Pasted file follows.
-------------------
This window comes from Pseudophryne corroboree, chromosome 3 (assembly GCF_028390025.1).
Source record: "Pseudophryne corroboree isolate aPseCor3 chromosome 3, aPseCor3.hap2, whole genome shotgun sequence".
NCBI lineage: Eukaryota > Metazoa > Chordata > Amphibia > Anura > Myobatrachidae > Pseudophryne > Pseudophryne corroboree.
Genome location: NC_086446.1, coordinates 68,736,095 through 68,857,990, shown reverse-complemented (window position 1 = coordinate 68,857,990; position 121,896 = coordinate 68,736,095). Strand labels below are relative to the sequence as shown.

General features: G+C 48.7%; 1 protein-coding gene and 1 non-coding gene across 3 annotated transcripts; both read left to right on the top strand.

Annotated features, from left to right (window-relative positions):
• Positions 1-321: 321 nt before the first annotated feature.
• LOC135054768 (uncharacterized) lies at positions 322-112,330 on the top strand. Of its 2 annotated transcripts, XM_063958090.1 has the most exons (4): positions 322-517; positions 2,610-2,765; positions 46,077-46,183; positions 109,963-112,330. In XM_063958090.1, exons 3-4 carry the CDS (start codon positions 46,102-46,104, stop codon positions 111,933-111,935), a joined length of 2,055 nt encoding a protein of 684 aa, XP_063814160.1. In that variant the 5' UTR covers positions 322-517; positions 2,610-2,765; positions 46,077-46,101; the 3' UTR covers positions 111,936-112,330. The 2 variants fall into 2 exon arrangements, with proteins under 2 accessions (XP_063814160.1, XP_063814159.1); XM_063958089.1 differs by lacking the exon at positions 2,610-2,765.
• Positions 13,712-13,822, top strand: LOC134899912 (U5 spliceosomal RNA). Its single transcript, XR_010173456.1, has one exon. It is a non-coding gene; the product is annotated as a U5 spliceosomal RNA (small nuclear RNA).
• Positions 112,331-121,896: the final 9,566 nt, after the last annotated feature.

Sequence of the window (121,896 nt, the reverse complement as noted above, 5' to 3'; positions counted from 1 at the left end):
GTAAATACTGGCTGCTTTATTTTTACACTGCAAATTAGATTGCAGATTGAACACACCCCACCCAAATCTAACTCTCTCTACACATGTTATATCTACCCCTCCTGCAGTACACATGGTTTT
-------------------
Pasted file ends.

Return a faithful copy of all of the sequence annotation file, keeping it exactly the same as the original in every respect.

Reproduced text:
This window comes from Pseudophryne corroboree, chromosome 3 (assembly GCF_028390025.1).
Source record: "Pseudophryne corroboree isolate aPseCor3 chromosome 3, aPseCor3.hap2, whole genome shotgun sequence".
NCBI lineage: Eukaryota > Metazoa > Chordata > Amphibia > Anura > Myobatrachidae > Pseudophryne > Pseudophryne corroboree.
Genome location: NC_086446.1, coordinates 68,736,095 through 68,857,990, shown reverse-complemented (window position 1 = coordinate 68,857,990; position 121,896 = coordinate 68,736,095). Strand labels below are relative to the sequence as shown.

General features: G+C 48.7%; 1 protein-coding gene and 1 non-coding gene across 3 annotated transcripts; both read left to right on the top strand.

Annotated features, from left to right (window-relative positions):
• Positions 1-321: 321 nt before the first annotated feature.
• LOC135054768 (uncharacterized) lies at positions 322-112,330 on the top strand. Of its 2 annotated transcripts, XM_063958090.1 has the most exons (4): positions 322-517; positions 2,610-2,765; positions 46,077-46,183; positions 109,963-112,330. In XM_063958090.1, exons 3-4 carry the CDS (start codon positions 46,102-46,104, stop codon positions 111,933-111,935), a joined length of 2,055 nt encoding a protein of 684 aa, XP_063814160.1. In that variant the 5' UTR covers positions 322-517; positions 2,610-2,765; positions 46,077-46,101; the 3' UTR covers positions 111,936-112,330. The 2 variants fall into 2 exon arrangements, with proteins under 2 accessions (XP_063814160.1, XP_063814159.1); XM_063958089.1 differs by lacking the exon at positions 2,610-2,765.
• Positions 13,712-13,822, top strand: LOC134899912 (U5 spliceosomal RNA). Its single transcript, XR_010173456.1, has one exon. It is a non-coding gene; the product is annotated as a U5 spliceosomal RNA (small nuclear RNA).
• Positions 112,331-121,896: the final 9,566 nt, after the last annotated feature.

Sequence of the window (121,896 nt, the reverse complement as noted above, 5' to 3'; positions counted from 1 at the left end):
GTAAATACTGGCTGCTTTATTTTTACACTGCAAATTAGATTGCAGATTGAACACACCCCACCCAAATCTAACTCTCTCTACACATGTTATATCTACCCCTCCTGCAGTACACATGGTTTT